The Man Who Made the Period Safe for the Women of India

The XX Factor
What Women Really Think
March 5 2014 12:37 PM

The Man Who Made the Period Safe for the Women of India

According to a 2011 survey cited by the BBC, only 12 percent of Indian women were using sanitary pads.

Photo by Picsfive/Shutterstock

My hero of the week is Arunachalam Muruganantham, the man who made the period safe for the women of India. Muruganantham’s decadelong odyssey to create an affordable sanitary pad for village women is the subject of an incredible BBC Magazine story. It’s a tale of an inventor’s obsession, in the face of ostracism, and it ends in triumph, with Muruganantham’s simple, low-cost machine for the production of cheap, clean pads that can replace the dirty rags, sawdust, leaves, and ash women were using to absorb their menstrual flow.

This is a true public health advance. According to a 2011 survey cited by the BBC, only 12 percent of Indian women were using sanitary pads. One reason was cost; another was custom. And as the BBC reports, “Women who do use cloths are often too embarrassed to dry them in the sun, which means they don't get disinfected. Approximately 70% of all reproductive diseases in India are caused by poor menstrual hygiene—it can also affect maternal mortality.”


Muruganantham’s quest to save the women of his village, including his wife, led him to punch holes in a football bladder, fill it with goat’s blood, and then try to walk, bike and run with it under his clothes to test the absorption rate of his first attempt at a sanitary pad. His village decided he was a “pervert,” he says, who’d been bewitched. His wife left him. And at first, his pads, made of cotton, didn’t work. Muruganantham couldn’t figure out what was going wrong. He wrote to a professor, who helped him get in touch with manufacturing companies. They sent him a sample of their material, and it turned out to be cellulose, from tree bark. The BBC story, by Vibeke Venema, continues:

Four-and-a-half years later, he succeeded in creating a low-cost method for the production of sanitary towels. The process involves four simple steps. First, a machine similar to a kitchen grinder breaks down the hard cellulose into fluffy material, which is packed into rectangular cakes with another machine.
The cakes are then wrapped in non-woven cloth and disinfected in an ultraviolet treatment unit. The whole process can be learned in an hour.

Here’s the happy ending: Muruganantham’s machine won a national innovation award. His wife came back. He built 250 of his machines and shopped them to other poor rural villages. They’ve since spread to a total of 1,300. Women come up with their own brand names and run the machines for their own production and sales, so Muruganantham has also given them a means of employment. His next plan is to expand to other countries, like Kenya, Nigeria, the Philippines, and Bangladesh.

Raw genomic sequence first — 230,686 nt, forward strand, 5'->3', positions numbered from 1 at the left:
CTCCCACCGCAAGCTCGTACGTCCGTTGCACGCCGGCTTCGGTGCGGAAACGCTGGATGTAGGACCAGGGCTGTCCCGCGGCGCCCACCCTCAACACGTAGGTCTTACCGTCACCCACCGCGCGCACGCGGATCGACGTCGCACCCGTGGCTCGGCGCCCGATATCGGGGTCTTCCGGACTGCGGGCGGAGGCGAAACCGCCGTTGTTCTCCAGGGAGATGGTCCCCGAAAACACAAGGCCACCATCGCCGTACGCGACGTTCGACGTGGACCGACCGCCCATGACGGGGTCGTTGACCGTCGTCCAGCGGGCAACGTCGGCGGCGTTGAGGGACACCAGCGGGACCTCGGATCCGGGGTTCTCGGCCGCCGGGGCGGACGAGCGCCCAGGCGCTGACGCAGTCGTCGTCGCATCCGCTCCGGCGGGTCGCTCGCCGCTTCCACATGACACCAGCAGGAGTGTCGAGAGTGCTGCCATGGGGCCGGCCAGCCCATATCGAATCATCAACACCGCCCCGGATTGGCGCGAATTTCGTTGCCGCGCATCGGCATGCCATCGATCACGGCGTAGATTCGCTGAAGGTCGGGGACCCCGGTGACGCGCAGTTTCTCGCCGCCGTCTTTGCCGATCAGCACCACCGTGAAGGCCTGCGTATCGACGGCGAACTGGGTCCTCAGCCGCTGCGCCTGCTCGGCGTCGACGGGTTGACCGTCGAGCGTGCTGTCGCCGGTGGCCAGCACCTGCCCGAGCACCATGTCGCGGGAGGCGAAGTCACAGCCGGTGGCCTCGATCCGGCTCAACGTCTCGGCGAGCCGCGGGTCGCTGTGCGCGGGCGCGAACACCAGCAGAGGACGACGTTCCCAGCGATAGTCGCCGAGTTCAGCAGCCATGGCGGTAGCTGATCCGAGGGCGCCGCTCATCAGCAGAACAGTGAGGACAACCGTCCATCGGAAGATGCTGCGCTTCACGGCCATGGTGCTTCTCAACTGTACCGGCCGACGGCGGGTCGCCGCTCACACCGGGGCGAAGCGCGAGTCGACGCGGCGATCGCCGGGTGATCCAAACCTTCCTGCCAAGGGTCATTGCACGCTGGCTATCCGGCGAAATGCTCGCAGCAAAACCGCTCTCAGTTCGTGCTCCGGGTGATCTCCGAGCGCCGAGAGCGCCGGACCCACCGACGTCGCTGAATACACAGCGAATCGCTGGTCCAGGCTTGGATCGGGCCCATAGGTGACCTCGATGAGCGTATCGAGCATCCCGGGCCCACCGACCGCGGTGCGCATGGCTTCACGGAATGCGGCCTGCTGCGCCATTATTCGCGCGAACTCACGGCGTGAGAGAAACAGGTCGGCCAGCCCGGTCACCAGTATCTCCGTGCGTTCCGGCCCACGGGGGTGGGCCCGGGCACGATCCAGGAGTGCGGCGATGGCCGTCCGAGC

What is it about women’s health that inspires regular guys in other countries to solve problems that giant global corporations have not? The joke about why there is no male birth control pill comes to mind—nobody cares enough to invest in making one. Muruganantham’s genius contribution reminds me of the tool for saving babies who are stuck in the birth canal invented by Jorge Odón, an Argentine car mechanic. As the New York Times reported last fall, Odón made the connection from getting a cork out of a wine bottle to easing the passage of a baby who has gotten caught: “With the Odón Device, an attendant slips a plastic bag inside a lubricated plastic sleeve around the head, inflates it to grip the head and pulls the bag until the baby emerges. Doctors say it has enormous potential to save babies in poor countries, and perhaps to reduce cesarean section births in rich ones.” The World Health Organization endorsed the product, and a syringe-making company is now manufacturing it. And again, we are talking about improving the health of women and even saving their lives, along with the lives of their babies. The Times reports: “About 5.6 million babies are stillborn or die quickly, and about 260,000 women die in childbirth. Obstructed labor, which can occur when a baby’s head is too large or an exhausted mother’s contractions stop, is a major factor.”

Is there some award the women of the world could bestow on Arunachalam Muruganantham and Jorge Odón? And other than the pill for men, what would our wish list be for what they could do next?

Emily Bazelon is a staff writer at the New York Times Magazine and the author of Sticks and Stones


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